1970s Home Goes Net Zero
General Specs and Team
Location: Boulder, CO
Living Space : 2700 sqf
Cost (USD/sq. ft.): $250/sqf
Basement remodel cost: $81/sq. ft. (1,000 sq. ft.)
Main floor remodel: $250/sq. ft. (1,000 sq. ft.)
Addition: $250/sq. ft. (700 sq. ft.), including renewable energy systems
See More About This Project:
Foundation (existing:) concrete walls covered with 1-in. XPSExtruded polystyrene. Highly insulating, water-resistant rigid foam insulation that is widely used above and below grade, such as on exterior walls and underneath concrete floor slabs. In North America, XPS is made with ozone-depleting HCFC-142b. XPS has higher density and R-value and lower vapor permeability than EPS rigid insulation. on interior (R-5)
Walls (existing) : 2x4 framing filled with blown cellulose; 2x4 framing added to exterior, filled with IcyneneOpen-cell, low-density spray foam insulation that can be used in wall, floor, and roof assemblies. It has an R-value of about 3.6 per inch and a vapor permeability of about 10 perms at 5 inches thick. spray foam (R-28 total)
Windows (existing): foam-filled fiberglass window frames with two layers of Heat Mirror, kryptonA colorless, odorless inert gas, often used with argon in fluorescent lighting and sometimes used as gas fill in high-performance glazing./argonInert (chemically stable) gas, which, because of its low thermal conductivity, is often used as gas fill between the panes of energy-efficient windows. filled (Duxton, R-7.1)
Roof (existing): 8 in. open-cell foam and 12 in. blown cellulose (R-70)
Garage: attached; thermal and air separation
Foundation: (addition): 6 in. ICFInsulated concrete form. Hollow insulated forms, usually made from expanded polystyrene (EPS), used for building walls (foundation and above-ground); after stacking and stabilizing the forms, the aligned cores are filled with concrete, which provides the wall structure. crawl space (R-30)
Walls (addition): 2x6 frame faced with 1.5 in. resilient channel on interior, filled with 7 in. Icynene spray foam (R-27)
Windows: (addition) foam-filled fiberglass frames with two layers of Heat Mirror, krypton/argon filled (Duxton, R-7.1)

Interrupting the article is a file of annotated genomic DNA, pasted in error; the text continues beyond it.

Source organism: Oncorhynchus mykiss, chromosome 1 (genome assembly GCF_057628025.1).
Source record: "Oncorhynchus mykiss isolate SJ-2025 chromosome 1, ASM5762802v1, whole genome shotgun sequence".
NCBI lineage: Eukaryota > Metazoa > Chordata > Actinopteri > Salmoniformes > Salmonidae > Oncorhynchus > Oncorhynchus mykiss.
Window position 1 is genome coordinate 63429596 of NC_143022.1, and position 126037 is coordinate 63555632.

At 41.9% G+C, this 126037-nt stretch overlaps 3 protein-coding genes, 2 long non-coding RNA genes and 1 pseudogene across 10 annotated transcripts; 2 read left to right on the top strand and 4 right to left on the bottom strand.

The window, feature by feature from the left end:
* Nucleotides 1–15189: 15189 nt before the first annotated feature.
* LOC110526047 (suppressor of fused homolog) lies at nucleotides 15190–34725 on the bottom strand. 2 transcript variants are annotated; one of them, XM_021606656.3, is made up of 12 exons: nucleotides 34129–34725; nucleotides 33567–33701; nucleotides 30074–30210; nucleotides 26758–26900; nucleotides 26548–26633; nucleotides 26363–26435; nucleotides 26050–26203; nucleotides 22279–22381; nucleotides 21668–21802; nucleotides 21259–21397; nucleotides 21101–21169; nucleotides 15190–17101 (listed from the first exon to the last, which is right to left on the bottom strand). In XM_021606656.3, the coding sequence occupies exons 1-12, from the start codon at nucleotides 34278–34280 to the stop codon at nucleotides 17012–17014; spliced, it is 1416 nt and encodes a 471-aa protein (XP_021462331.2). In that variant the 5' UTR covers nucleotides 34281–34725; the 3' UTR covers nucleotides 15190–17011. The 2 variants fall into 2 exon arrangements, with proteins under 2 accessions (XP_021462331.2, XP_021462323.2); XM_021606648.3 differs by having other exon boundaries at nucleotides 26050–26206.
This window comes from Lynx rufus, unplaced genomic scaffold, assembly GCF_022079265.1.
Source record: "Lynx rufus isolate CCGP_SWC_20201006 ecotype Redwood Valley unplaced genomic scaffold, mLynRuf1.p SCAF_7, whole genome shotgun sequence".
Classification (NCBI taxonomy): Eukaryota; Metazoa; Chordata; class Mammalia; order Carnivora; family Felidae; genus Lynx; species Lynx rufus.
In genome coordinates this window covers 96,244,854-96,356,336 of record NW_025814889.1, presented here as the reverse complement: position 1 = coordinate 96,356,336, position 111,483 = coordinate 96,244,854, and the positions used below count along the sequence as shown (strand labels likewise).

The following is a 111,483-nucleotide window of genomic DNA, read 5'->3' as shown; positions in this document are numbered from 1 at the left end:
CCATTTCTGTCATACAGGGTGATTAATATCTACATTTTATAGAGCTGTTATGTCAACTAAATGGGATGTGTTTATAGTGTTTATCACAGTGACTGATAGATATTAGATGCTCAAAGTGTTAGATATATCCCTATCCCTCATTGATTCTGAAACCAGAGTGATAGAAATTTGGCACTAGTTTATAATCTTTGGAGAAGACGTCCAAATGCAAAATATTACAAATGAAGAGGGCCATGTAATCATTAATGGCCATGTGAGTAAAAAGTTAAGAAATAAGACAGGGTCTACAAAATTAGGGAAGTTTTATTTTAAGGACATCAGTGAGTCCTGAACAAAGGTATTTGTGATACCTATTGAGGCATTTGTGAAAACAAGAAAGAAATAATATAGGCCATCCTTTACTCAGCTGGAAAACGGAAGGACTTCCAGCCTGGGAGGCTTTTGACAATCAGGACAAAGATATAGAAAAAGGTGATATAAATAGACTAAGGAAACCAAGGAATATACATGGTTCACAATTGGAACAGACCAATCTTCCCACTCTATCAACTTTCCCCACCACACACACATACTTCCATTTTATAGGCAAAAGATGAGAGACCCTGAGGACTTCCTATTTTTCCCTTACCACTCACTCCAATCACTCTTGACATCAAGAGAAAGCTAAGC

Roof (addition:) SIPs (R-42) with 3.5 in. SPF in dropped ceiling (R-50 total)
- Operable windows and motorized skylight for ventilation and cooling
- Solar hot water - 180 evacuated tubes, two 168-gal. insulated storage tanks (R-80); cost, $34,000
- Backup from on-demand 9kW modulating electric boiler
- EPA-approved wood-burning fireplace
Water heating: Same as space heating (solar with electric backup)
Photovoltaic(PV) Generation of electricity directly from sunlight. A photovoltaic cell has no moving parts; electrons are energized by sunlight and result in current flow.: Grid-connected, 6 kW (cost, $25,000)
- Natural daylightingUse of sunlight for daytime lighting needs. Daylighting strategies include solar orientation of windows as well as the use of skylights, clerestory windows, solar tubes, reflective surfaces, and interior glazing to allow light to move through a structure.
- CFLs throughout home
- Direct-from-solar-tank hot water dispenser to reduce energy demand in cooking
- Insulation far above recommended standards
- Energy StarLabeling system sponsored by the Environmental Protection Agency and the US Department of Energy for labeling the most energy-efficient products on the market; applies to a wide range of products, from computers and office equipment to refrigerators and air conditioners. ceiling fan, washer, and dryer
- Separate switch to eliminate phantom loads from electronics
- Dual-flush toilet
- XeriscapingType of landscaping that requires little if any irrigation; suited to dry and drought-prone climates; generally relies on regionally adapted native plants.
- Drip irrigation
Indoor Air Quality
- ERV(ERV). The part of a balanced ventilation system that captures water vapor and heat from one airstream to condition another. In cold climates, water vapor captured from the outgoing airstream by ERVs can humidify incoming air. In hot-humid climates, ERVs can help maintain (but not reduce) the interior relative humidity as outside air is conditioned by the ERV.